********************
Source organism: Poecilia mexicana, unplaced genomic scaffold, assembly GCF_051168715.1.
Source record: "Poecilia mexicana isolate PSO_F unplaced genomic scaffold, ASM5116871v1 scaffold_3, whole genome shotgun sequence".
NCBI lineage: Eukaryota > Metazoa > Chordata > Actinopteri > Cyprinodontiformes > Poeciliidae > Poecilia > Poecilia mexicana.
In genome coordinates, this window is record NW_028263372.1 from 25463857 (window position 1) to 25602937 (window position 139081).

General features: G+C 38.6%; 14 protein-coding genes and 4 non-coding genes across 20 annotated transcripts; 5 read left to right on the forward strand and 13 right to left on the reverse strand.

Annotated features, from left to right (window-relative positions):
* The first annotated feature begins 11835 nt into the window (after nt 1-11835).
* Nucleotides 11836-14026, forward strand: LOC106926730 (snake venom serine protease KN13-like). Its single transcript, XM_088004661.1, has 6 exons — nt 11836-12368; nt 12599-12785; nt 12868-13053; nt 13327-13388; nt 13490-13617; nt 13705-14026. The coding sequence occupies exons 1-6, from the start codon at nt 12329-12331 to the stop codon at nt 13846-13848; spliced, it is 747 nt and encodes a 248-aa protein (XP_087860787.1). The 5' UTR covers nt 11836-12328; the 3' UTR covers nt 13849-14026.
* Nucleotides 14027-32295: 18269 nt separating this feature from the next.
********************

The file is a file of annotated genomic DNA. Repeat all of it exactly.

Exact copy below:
Source organism: Poecilia mexicana, unplaced genomic scaffold, assembly GCF_051168715.1.
Source record: "Poecilia mexicana isolate PSO_F unplaced genomic scaffold, ASM5116871v1 scaffold_3, whole genome shotgun sequence".
NCBI lineage: Eukaryota > Metazoa > Chordata > Actinopteri > Cyprinodontiformes > Poeciliidae > Poecilia > Poecilia mexicana.
In genome coordinates, this window is record NW_028263372.1 from 25463857 (window position 1) to 25602937 (window position 139081).

General features: G+C 38.6%; 14 protein-coding genes and 4 non-coding genes across 20 annotated transcripts; 5 read left to right on the forward strand and 13 right to left on the reverse strand.

Annotated features, from left to right (window-relative positions):
* The first annotated feature begins 11835 nt into the window (after nt 1-11835).
* Nucleotides 11836-14026, forward strand: LOC106926730 (snake venom serine protease KN13-like). Its single transcript, XM_088004661.1, has 6 exons — nt 11836-12368; nt 12599-12785; nt 12868-13053; nt 13327-13388; nt 13490-13617; nt 13705-14026. The coding sequence occupies exons 1-6, from the start codon at nt 12329-12331 to the stop codon at nt 13846-13848; spliced, it is 747 nt and encodes a 248-aa protein (XP_087860787.1). The 5' UTR covers nt 11836-12328; the 3' UTR covers nt 13849-14026.
* Nucleotides 14027-32295: 18269 nt separating this feature from the next.